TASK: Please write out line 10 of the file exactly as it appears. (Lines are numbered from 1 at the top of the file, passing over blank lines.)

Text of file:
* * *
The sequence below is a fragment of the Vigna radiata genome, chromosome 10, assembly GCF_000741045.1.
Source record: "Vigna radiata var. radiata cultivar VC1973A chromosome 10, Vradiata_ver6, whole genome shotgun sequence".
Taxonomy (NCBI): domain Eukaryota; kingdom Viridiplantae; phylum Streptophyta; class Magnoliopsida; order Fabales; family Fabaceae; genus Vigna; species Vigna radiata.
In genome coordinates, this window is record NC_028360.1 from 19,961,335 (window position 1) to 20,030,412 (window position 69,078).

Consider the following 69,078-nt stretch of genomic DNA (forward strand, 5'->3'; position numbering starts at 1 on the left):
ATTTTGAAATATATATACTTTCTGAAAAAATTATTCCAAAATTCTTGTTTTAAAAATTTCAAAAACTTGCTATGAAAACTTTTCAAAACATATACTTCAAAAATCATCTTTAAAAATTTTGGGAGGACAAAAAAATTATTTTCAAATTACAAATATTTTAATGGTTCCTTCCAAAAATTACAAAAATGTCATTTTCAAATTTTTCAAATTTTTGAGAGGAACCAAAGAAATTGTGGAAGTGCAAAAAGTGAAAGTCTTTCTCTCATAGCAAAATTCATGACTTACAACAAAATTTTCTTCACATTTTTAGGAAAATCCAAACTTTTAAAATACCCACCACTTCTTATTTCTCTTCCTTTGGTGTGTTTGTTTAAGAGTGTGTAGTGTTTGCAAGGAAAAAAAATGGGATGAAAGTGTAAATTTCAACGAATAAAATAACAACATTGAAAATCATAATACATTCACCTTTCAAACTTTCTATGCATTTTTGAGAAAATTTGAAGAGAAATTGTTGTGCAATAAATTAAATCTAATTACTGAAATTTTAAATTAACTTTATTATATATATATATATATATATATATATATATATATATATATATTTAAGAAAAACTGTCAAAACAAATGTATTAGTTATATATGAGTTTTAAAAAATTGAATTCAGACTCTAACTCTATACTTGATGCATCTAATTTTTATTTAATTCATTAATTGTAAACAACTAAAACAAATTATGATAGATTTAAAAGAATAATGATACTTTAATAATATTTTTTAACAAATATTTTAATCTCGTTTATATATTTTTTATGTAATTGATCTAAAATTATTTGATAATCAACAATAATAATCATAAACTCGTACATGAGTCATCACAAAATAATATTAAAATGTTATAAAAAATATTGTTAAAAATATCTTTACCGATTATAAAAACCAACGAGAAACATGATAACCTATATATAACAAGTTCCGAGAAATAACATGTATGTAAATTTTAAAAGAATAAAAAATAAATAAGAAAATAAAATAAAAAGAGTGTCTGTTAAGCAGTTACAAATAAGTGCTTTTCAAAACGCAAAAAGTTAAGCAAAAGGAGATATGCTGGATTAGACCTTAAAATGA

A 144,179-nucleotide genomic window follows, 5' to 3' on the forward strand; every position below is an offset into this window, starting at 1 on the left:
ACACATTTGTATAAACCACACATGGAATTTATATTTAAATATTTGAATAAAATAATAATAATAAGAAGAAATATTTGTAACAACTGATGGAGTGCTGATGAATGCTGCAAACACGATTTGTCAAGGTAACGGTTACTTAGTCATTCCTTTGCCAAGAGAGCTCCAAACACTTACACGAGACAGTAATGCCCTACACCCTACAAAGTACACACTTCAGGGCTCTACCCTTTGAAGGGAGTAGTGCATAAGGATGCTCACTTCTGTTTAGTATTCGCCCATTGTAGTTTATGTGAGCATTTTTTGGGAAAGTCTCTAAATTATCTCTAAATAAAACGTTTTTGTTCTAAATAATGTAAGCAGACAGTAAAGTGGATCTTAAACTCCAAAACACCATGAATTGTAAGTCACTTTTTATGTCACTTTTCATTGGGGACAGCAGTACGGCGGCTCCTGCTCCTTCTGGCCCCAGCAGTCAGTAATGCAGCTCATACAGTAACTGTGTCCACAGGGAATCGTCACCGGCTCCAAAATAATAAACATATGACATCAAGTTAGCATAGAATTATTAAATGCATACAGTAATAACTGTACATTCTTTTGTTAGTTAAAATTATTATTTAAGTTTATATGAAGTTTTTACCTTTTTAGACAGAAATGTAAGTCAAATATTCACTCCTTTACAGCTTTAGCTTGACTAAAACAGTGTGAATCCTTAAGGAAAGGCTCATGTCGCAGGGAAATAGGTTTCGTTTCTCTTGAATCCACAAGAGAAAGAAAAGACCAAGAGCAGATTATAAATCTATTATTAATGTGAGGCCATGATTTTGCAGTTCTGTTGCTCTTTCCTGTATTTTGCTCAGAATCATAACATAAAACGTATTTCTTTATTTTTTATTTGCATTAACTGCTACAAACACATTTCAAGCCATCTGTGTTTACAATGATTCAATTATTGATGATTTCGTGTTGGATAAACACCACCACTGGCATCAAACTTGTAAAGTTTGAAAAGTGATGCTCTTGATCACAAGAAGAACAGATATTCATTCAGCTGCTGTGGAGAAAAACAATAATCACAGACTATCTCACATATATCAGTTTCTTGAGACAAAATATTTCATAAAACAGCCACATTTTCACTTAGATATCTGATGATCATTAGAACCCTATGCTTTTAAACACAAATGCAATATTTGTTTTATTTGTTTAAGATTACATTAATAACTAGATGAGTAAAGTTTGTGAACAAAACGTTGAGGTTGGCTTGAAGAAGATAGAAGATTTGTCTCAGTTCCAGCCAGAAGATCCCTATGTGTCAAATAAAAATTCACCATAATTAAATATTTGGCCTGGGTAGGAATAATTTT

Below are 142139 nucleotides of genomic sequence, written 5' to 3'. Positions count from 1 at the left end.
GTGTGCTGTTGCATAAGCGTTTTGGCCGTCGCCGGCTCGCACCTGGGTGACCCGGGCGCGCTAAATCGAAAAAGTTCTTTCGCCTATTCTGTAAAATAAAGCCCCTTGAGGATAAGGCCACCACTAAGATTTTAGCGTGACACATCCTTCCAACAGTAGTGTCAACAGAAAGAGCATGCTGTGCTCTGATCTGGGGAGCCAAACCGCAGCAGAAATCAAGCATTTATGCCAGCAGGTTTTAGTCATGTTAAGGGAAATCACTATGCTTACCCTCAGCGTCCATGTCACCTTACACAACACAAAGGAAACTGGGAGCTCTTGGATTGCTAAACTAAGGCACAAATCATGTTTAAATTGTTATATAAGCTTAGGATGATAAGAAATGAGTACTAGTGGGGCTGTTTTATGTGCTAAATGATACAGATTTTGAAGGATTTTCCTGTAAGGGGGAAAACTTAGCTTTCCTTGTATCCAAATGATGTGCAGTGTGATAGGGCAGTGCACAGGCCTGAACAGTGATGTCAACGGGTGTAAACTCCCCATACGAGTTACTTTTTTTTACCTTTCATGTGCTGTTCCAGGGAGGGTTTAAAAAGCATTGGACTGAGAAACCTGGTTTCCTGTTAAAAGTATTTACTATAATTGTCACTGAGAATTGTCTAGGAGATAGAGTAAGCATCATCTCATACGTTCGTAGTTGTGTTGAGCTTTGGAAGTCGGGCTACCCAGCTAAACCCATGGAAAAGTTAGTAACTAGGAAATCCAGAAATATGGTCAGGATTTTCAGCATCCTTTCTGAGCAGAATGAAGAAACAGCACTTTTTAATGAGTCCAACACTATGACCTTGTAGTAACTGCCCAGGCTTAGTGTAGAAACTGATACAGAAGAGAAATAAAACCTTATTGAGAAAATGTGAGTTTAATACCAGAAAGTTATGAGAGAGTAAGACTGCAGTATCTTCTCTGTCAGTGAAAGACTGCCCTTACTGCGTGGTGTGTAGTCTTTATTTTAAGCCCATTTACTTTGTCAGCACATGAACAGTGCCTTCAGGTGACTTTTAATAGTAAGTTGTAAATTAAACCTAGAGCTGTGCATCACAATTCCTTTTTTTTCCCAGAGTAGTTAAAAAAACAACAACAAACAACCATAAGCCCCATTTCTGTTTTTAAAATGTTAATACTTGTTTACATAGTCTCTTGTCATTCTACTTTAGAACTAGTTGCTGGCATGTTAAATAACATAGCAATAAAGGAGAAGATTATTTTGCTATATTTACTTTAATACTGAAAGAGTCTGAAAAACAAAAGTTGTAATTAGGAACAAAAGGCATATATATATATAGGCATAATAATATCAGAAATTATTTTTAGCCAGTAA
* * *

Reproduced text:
GTGTGCTGTTGCATAAGCGTTTTGGCCGTCGCCGGCTCGCACCTGGGTGACCCGGGCGCGCTAAATCGAAAAAGTTCTTTCGCCTATTCTGTAAAATAAAGCCCCTTGAGGATAAGGCCACCACTAAGATTTTAGCGTGACACATCCTTCCAACAGTAGTGTCAACAGAAAGAGCATGCTGTGCTCTGATCTGGGGAGCCAAACCGCAGCAGAAATCAAGCATTTATGCCAGCAGGTTTTAGTCATGTTAAGGGAAATCACTATGCTTACCCTCAGCGTCCATGTCACCTTACACAACACAAAGGAAACTGGGAGCTCTTGGATTGCTAAACTAAGGCACAAATCATGTTTAAATTGTTATATAAGCTTAGGATGATAAGAAATGAGTACTAGTGGGGCTGTTTTATGTGCTAAATGATACAGATTTTGAAGGATTTTCCTGTAAGGGGGAAAACTTAGCTTTCCTTGTATCCAAATGATGTGCAGTGTGATAGGGCAGTGCACAGGCCTGAACAGTGATGTCAACGGGTGTAAACTCCCCATACGAGTTACTTTTTTTTACCTTTCATGTGCTGTTCCAGGGAGGGTTTAAAAAGCATTGGACTGAGAAACCTGGTTTCCTGTTAAAAGTATTTACTATAATTGTCACTGAGAATTGTCTAGGAGATAGAGTAAGCATCATCTCATACGTTCGTAGTTGTGTTGAGCTTTGGAAGTCGGGCTACCCAGCTAAACCCATGGAAAAGTTAGTAACTAGGAAATCCAGAAATATGGTCAGGATTTTCAGCATCCTTTCTGAGCAGAATGAAGAAACAGCACTTTTTAATGAGTCCAACACTATGACCTTGTAGTAACTGCCCAGGCTTAGTGTAGAAACTGATACAGAAGAGAAATAAAACCTTATTGAGAAAATGTGAGTTTAATACCAGAAAGTTATGAGAGAGTAAGACTGCAGTATCTTCTCTGTCAGTGAAAGACTGCCCTTACTGCGTGGTGTGTAGTCTTTATTTTAAGCCCATTTACTTTGTCAGCACATGAACAGTGCCTTCAGGTGACTTTTAATAGTAAGTTGTAAATTAAACCTAGAGCTGTGCATCACAATTCCTTTTTTTTCCCAGAGTAGTTAAAAAAACAACAACAAACAACCATAAGCCCCATTTCTGTTTTTAAAATGTTAATACTTGTTTACATAGTCTCTTGTCATTCTACTTTAGAACTAGTTGCTGGCATGTTAAATAACATAGCAATAAAGGAGAAGATTATTTTGCTATATTTACTTTAATACTGAAAGAGTCTGAAAAACAAAAGTTGTAATTAGGAACAAAAGGCATATATATATATAGGCATAATAATATCAGAAATTATTTTTAGCCAGTAA